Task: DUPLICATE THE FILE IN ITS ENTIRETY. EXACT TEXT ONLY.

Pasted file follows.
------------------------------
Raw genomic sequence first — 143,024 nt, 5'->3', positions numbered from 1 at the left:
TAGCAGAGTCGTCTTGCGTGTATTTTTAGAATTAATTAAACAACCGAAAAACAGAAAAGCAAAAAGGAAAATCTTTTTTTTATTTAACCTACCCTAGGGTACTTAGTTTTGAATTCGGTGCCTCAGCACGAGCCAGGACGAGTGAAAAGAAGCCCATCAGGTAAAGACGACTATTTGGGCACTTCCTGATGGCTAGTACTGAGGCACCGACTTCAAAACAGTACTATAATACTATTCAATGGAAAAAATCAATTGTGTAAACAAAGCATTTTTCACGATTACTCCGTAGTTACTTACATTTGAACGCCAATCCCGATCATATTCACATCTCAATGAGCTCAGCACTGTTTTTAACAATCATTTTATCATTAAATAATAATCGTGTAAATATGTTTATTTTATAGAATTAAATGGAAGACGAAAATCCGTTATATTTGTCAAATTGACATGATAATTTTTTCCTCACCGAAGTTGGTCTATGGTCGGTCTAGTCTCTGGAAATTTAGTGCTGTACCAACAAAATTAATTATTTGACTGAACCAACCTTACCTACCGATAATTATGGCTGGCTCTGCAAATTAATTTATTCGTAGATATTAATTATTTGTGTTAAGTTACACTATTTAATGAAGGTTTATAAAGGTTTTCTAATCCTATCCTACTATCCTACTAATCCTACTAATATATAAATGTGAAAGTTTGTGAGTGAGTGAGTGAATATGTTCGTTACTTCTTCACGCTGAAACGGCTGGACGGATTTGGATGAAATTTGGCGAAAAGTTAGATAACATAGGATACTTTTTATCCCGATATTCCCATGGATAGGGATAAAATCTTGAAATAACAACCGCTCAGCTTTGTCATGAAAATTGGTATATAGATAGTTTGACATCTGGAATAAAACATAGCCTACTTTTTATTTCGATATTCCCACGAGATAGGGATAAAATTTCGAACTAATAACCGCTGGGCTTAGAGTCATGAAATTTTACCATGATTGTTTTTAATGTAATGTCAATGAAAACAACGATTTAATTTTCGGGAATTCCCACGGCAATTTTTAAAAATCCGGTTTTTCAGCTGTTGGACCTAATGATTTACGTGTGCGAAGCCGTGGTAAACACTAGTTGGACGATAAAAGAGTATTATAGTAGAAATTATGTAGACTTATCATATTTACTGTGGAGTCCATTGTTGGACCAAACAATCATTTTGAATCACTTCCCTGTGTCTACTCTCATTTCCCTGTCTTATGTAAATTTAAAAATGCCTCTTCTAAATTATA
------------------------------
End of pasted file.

Raw genomic sequence first — 143,024 nt, 5'->3', positions numbered from 1 at the left:
TAGCAGAGTCGTCTTGCGTGTATTTTTAGAATTAATTAAACAACCGAAAAACAGAAAAGCAAAAAGGAAAATCTTTTTTTTATTTAACCTACCCTAGGGTACTTAGTTTTGAATTCGGTGCCTCAGCACGAGCCAGGACGAGTGAAAAGAAGCCCATCAGGTAAAGACGACTATTTGGGCACTTCCTGATGGCTAGTACTGAGGCACCGACTTCAAAACAGTACTATAATACTATTCAATGGAAAAAATCAATTGTGTAAACAAAGCATTTTTCACGATTACTCCGTAGTTACTTACATTTGAACGCCAATCCCGATCATATTCACATCTCAATGAGCTCAGCACTGTTTTTAACAATCATTTTATCATTAAATAATAATCGTGTAAATATGTTTATTTTATAGAATTAAATGGAAGACGAAAATCCGTTATATTTGTCAAATTGACATGATAATTTTTTCCTCACCGAAGTTGGTCTATGGTCGGTCTAGTCTCTGGAAATTTAGTGCTGTACCAACAAAATTAATTATTTGACTGAACCAACCTTACCTACCGATAATTATGGCTGGCTCTGCAAATTAATTTATTCGTAGATATTAATTATTTGTGTTAAGTTACACTATTTAATGAAGGTTTATAAAGGTTTTCTAATCCTATCCTACTATCCTACTAATCCTACTAATATATAAATGTGAAAGTTTGTGAGTGAGTGAGTGAATATGTTCGTTACTTCTTCACGCTGAAACGGCTGGACGGATTTGGATGAAATTTGGCGAAAAGTTAGATAACATAGGATACTTTTTATCCCGATATTCCCATGGATAGGGATAAAATCTTGAAATAACAACCGCTCAGCTTTGTCATGAAAATTGGTATATAGATAGTTTGACATCTGGAATAAAACATAGCCTACTTTTTATTTCGATATTCCCACGAGATAGGGATAAAATTTCGAACTAATAACCGCTGGGCTTAGAGTCATGAAATTTTACCATGATTGTTTTTAATGTAATGTCAATGAAAACAACGATTTAATTTTCGGGAATTCCCACGGCAATTTTTAAAAATCCGGTTTTTCAGCTGTTGGACCTAATGATTTACGTGTGCGAAGCCGTGGTAAACACTAGTTGGACGATAAAAGAGTATTATAGTAGAAATTATGTAGACTTATCATATTTACTGTGGAGTCCATTGTTGGACCAAACAATCATTTTGAATCACTTCCCTGTGTCTACTCTCATTTCCCTGTCTTATGTAAATTTAAAAATGCCTCTTCTAAATTATA